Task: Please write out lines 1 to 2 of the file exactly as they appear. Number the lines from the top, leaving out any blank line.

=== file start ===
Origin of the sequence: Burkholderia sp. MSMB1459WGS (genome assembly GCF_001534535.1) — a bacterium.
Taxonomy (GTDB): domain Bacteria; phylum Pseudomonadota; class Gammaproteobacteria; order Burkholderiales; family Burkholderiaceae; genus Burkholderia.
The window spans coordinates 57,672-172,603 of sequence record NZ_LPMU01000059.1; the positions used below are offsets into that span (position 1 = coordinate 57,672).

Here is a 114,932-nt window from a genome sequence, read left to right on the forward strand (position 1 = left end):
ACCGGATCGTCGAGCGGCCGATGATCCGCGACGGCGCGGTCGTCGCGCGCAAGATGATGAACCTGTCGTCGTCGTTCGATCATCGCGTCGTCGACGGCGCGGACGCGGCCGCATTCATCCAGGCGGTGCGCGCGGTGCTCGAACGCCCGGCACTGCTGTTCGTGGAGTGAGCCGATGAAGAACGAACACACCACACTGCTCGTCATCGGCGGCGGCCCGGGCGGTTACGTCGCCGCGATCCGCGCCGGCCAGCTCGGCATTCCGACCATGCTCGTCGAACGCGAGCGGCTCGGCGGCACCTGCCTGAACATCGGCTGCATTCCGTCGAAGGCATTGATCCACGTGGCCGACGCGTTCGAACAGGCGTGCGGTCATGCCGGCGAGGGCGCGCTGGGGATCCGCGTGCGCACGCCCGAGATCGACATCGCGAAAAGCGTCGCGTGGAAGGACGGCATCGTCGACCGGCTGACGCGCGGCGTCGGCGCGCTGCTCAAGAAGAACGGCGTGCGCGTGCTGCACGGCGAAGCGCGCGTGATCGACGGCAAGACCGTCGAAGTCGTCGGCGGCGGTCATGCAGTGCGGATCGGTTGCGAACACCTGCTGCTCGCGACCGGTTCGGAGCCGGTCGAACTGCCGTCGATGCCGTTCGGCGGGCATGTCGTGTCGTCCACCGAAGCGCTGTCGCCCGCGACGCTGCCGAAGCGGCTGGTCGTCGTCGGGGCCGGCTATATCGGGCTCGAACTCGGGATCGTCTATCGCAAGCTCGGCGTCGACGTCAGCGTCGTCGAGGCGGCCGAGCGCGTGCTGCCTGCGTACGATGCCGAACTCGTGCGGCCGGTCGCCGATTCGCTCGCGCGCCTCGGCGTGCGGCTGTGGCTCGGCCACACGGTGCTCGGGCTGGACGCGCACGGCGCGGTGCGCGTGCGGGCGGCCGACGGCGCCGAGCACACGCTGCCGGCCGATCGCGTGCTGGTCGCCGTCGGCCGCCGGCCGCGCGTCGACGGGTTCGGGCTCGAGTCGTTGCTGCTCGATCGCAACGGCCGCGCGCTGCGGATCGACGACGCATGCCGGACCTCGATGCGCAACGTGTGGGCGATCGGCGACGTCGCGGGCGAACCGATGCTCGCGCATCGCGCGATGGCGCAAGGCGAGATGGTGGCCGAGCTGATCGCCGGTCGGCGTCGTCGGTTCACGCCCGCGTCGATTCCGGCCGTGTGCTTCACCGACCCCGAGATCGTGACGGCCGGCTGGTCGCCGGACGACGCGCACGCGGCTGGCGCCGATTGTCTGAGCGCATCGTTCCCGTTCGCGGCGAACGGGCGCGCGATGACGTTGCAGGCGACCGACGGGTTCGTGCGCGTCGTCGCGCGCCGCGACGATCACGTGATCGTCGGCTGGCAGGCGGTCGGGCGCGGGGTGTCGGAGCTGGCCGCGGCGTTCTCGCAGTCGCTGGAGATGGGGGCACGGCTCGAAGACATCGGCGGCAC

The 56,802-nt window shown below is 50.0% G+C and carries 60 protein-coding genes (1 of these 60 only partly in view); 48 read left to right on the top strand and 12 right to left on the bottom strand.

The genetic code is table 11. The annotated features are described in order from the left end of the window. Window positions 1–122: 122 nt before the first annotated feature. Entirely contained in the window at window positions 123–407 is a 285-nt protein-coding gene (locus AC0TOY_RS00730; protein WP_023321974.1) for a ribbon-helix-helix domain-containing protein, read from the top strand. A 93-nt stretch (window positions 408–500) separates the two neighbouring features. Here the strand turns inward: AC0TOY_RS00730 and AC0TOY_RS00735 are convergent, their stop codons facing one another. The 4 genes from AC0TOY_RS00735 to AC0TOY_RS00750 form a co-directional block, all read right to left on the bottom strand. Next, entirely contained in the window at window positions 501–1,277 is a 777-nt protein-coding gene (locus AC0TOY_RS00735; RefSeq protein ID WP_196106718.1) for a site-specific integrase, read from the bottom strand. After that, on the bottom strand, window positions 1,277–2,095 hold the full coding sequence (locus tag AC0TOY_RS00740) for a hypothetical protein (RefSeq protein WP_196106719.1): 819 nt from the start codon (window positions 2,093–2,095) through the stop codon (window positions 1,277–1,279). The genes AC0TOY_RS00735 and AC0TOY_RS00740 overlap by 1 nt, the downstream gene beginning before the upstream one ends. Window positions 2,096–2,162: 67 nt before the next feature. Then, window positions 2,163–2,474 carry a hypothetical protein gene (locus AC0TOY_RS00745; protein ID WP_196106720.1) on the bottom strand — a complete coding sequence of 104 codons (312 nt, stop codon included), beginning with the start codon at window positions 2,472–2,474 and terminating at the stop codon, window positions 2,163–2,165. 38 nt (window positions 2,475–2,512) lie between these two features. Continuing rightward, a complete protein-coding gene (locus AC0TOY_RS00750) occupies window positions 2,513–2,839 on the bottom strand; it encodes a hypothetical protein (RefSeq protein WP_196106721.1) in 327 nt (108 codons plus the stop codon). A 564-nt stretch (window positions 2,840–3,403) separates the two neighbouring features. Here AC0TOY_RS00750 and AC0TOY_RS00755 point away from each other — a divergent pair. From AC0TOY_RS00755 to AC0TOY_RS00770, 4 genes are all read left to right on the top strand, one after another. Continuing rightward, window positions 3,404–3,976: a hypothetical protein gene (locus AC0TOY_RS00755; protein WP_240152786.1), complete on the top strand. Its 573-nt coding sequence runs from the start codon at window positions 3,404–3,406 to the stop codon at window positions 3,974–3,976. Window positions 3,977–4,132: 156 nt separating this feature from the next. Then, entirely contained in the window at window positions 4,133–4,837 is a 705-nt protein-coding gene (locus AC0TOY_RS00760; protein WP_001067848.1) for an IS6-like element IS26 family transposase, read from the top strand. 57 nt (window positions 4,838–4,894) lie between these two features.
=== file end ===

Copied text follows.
Origin of the sequence: Burkholderia sp. MSMB1459WGS (genome assembly GCF_001534535.1) — a bacterium.
Taxonomy (GTDB): domain Bacteria; phylum Pseudomonadota; class Gammaproteobacteria; order Burkholderiales; family Burkholderiaceae; genus Burkholderia.